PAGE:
Everyone has a view about the refugee crisis in Calais but solutions are elusive. I do know that
while we dither, people are suffering.
I spent a day in Calais in December. I wandered the refugee camp (aka ‘the jungle’),
met refugees in their dozens, talked to a few, and spent time with the young
volunteers. I chatted to frustrated locals, to a French volunteer, and immersed
myself in the context and history. It is time for a few truths.
One small story, before I begin: my Calais friend used to have beehives throughout
the tunnel approach area. Now there are no trees and flowers, and his hives are
empty. He blames the refugees.
The area/situation/region is a tragic shambles. The refugees who have struggled to reach
Calais, and are still bottle-necked there in a squalid and wretched camp, remind us of a
responsibility that neither Britain nor France accepts. We have, on our doorstep, 6000
people in whose countries it is now impossible for them to live. Our history gives us a moral
duty to these people. Inaction is morally repugnant.
We leave them in Calais to sleep rough, wet and cold, at the mercy of wind and
rain and with little support from the large NGOs or our government. What have
we become? Are we numbed by our own cruelties inflicted on distant people? Has
our government shown such callous disregard for its own poor that we are calloused
to the needs of others? Both Governments are looking the other way, perhaps reluctant
to encourage more flight to Calais. But if a homeless man asks for help, does a decent
community turn its back lest others come too? I have just listened to a politician urge us to
leave the abandoned children in the Calais camp rather than bring them here.
The tunnel once brought prosperity to Calais. Travellers are using other ports,
businesses are fearful of using lorries and trains. Tourists are even afraid of
using the tunnel. The area was never beautiful but now it is bleak, studded
with policemen watching for escaping refugees, fringed with high security
fences, flooded with ‘defensive’ water, a World War One scene in places. Most
trees have been cut down to remove cover for hiding refugees. That is why my
friend has no beehives there anymore. Calais has been abandoned by the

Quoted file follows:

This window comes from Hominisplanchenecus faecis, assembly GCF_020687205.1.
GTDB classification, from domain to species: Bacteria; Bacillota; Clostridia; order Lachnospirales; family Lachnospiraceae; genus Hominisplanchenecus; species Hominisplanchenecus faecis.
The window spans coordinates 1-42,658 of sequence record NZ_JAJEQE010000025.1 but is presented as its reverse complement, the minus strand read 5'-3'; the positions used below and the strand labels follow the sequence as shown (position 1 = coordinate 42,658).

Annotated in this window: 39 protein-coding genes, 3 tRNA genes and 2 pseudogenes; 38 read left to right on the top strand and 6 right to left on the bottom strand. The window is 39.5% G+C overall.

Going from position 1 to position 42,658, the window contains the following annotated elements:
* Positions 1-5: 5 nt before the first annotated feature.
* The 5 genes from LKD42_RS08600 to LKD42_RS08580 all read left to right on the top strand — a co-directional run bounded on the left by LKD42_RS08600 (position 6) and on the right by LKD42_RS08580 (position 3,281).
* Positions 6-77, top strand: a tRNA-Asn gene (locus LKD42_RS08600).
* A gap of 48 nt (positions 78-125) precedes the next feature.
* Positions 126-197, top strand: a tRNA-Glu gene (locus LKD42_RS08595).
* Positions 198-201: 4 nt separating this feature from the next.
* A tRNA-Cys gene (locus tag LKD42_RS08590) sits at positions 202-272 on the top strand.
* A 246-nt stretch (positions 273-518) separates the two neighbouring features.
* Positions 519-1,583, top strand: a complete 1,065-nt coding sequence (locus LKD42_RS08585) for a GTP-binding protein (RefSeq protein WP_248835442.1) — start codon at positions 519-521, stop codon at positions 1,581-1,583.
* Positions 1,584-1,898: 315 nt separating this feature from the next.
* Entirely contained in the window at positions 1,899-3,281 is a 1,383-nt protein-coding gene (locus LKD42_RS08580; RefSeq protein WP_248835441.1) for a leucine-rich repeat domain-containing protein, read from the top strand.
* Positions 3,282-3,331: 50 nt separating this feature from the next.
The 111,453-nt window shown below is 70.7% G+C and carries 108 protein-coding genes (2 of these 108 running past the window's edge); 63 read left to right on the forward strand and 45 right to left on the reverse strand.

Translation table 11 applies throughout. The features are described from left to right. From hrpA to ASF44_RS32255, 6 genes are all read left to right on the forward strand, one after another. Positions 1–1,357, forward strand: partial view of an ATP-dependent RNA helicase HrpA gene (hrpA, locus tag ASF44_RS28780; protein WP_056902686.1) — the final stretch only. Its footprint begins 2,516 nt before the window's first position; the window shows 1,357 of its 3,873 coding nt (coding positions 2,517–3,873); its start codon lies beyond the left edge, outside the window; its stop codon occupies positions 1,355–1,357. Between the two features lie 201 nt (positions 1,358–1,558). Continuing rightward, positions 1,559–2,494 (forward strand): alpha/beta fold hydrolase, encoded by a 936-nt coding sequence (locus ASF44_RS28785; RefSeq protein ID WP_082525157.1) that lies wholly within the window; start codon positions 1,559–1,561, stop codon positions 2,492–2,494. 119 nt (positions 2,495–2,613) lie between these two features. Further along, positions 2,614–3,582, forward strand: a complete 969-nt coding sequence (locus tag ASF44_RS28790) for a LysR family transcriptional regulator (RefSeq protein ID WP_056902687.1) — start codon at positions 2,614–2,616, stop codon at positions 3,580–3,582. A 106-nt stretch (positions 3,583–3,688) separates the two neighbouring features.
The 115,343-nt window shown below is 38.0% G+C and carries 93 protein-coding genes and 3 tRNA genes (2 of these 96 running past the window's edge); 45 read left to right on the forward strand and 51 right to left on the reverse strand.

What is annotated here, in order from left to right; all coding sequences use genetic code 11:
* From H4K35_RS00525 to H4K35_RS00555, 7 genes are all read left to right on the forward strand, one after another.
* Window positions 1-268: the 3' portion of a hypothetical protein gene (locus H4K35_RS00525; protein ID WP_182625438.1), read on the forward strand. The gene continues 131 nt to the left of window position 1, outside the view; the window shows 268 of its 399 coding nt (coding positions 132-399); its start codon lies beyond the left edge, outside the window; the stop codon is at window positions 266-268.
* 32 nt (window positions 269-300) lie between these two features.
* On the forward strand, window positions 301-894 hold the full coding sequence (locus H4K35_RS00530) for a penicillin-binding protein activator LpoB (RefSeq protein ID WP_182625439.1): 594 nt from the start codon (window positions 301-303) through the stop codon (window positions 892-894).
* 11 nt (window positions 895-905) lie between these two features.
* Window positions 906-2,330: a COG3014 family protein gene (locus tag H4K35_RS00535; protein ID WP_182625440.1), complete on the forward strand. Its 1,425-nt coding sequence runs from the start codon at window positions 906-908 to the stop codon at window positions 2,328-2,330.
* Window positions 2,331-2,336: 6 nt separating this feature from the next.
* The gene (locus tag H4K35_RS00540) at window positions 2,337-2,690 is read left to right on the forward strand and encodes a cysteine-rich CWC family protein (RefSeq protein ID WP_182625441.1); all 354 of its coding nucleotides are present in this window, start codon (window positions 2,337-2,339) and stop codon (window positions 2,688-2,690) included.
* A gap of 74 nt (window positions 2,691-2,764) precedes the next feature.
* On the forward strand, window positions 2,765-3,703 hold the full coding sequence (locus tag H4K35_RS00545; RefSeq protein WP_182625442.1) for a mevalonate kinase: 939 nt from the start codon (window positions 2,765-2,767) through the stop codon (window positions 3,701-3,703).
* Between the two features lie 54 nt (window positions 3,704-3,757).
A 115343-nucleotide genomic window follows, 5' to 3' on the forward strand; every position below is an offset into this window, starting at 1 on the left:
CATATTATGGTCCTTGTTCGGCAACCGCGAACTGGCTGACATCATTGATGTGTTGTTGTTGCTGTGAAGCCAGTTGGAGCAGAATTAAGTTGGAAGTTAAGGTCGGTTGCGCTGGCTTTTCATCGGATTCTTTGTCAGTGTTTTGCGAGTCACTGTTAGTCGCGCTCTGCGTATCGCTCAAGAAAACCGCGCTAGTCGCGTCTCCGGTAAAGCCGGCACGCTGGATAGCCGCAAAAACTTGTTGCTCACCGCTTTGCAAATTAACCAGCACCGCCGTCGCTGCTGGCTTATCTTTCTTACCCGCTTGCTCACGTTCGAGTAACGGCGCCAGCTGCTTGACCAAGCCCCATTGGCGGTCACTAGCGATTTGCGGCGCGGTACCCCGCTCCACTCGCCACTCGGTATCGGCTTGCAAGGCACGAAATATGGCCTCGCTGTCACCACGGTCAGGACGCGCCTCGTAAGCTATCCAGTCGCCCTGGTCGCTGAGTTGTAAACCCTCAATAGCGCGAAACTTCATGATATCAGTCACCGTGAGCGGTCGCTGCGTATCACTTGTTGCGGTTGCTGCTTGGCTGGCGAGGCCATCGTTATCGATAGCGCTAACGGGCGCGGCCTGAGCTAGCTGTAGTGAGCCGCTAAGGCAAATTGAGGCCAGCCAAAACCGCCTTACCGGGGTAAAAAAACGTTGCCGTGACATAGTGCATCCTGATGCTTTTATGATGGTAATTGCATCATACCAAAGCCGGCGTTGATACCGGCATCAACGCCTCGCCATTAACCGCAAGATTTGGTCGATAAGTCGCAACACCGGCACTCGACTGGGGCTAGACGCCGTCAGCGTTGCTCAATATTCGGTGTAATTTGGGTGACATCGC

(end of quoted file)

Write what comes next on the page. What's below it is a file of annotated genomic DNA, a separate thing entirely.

Government. People who feel put upon become unreasonable, in this case racist
Rowan, my son, and I walked past a police van into a squalid mess of large and tiny
tents, ramshackle shelters and mud. Leaving Rowan in the white Dome, where
young British volunteers were playing games with refugees, I strolled deep into
the camp, past litter, abandoned tents and furniture, and past different
communities of refugees – Sudanese, Syrians, Afghanis, Iraqi Kurds, and
families in caravans.
Wherever I went I was met with smiles, civility, even friendliness. I was lured into a tent
filled with young Sudanese men who pumped my hands, drummed and sang. I left close
to tears. This was the place of which the locals are so afraid. It is now an amiable shanty
town, with shops, cafés, safe houses, a barber shop, loos, bubbling humanity.
It deserves dignity. Yes, it has some of the problems of other communities – racism,
mafia-type activities, trafficking – but it works in spite of every conceivable
hurdle put in its way.
Then to the warehouse for donations, mostly clothes.
Here was another scene of chaos: vast piles of black bags of unsuitable
clothes to be returned to the UK and sold for cash, mountains of boxes of difficult-to-allocate
clothes, mountains of other stuff being sorted into usable piles. Medicines are
well sorted. Vans turn up and disgorge their donations. The volunteers moved me
close to more tears as they talked of their affection for the refugees and
their shame at Britain’s response. They are working for us all and are often the only people
to do anything to help. They clothe, shelter, advise and befriend a community of 6000 people.
Everyone has a view about the refugee crisis but solutions are elusive. I do know that
while we dither, people are suffering.
Letus also put an end to our fear of these refugees; they are helpless, human
beings like us. Desperation has driven them here, and to risk their lives. They
deserve better from us than neglect. So do the volunteers. So does Calais. Perhaps one day the bees will
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